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Few mammals are found naturally in so many parts of the world (Eurasia, the Americas, Japan, northern Africa), and the red fox is part of the very fabric of Sicily's complex ecosystem. Ranging in weight from four to five kilograms, the red fox (vulpes vulpes) has a reddish brown or golden coat, with some black or white coloring on its underside and extremities. It has yellow eyes when mature. Red foxes eat mice, toads, fruit and even small rabbits, and in certain parts of Sicily they compete with wild cats for the same prey. The red fox's population in Sicily was greatly reduced for the animal's taste in raw poultry.
Typically nocturnal, the red fox is not a pack animal like the wolf, but it is often territorial. Since it can survive in a variety of terrains, the fox has adapted to Sicily's deforestation over the centuries, and lives in many parts of the island. However, wooded areas such as the Nebrodi and Madonie mountains and the slopes of Mount Etna are home to larger populations of red foxes than are grain fields and open country.
In Sicily, red foxes breed in the coldest months of the brief Winter, December and January. Litters average around five pups.
There are certainly more foxes than wolves in Sicily, though precise numbers are unavailable. Both are protected species, and angry farmers are discouraged from killing the furry creatures, which do not often disturb people except by threatening chickens. (Wolves, rather than foxes, attack sheep, but nowadays this is a rare event in Sicily; indeed sheep themselves are becoming a rarity in many parts of the island.) Red foxes are often rabid but usually avoid human attention.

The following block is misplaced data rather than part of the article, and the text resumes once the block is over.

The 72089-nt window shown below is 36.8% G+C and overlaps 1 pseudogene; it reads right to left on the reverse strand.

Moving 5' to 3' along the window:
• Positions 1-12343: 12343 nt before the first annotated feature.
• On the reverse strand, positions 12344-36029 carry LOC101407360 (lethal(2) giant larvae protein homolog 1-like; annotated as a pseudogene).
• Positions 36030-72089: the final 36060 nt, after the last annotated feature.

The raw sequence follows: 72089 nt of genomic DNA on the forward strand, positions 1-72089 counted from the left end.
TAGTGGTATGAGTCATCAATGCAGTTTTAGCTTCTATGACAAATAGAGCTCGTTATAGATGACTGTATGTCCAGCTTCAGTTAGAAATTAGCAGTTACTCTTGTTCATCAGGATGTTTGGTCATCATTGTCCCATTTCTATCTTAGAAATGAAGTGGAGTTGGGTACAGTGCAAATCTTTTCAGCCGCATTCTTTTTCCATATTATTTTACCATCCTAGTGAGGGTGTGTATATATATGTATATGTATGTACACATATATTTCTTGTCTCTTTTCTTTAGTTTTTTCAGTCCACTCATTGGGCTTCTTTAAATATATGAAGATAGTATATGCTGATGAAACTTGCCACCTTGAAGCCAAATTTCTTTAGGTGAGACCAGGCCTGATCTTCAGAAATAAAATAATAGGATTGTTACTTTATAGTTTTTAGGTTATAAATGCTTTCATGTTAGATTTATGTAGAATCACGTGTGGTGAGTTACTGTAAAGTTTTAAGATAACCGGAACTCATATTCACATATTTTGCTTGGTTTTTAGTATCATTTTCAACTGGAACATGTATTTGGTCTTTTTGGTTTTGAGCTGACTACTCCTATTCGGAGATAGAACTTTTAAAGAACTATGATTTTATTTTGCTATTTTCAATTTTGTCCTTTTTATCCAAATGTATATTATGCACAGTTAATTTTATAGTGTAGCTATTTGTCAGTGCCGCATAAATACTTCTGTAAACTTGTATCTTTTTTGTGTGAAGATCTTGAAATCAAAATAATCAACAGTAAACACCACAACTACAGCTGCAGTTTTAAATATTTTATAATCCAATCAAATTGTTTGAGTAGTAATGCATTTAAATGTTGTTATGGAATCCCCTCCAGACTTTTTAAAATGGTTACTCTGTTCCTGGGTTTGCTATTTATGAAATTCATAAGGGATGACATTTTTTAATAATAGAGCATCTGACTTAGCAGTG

Hunted almost to extinction, the red fox has made something of a comeback in recent decades. As a sport, fox hunting (mounted hunters using dogs to flush foxes out of dens or undergrowth) was never very popular in Sicily, even among the aristocracy, though there is a record of King Ferdinand I having hunted fox (and wild cats and boars) at Ficuzza with some British officers and diplomats in the early 1800s. Few Sicilians have ever seen a red fox in the wild. The foxes themselves probably prefer it that way.
About the Author: Vincenzo Mormino is active in wildlife preservation throughout Sicily. He has written about the purple swamp hen, wild cat and other creatures for previous issues.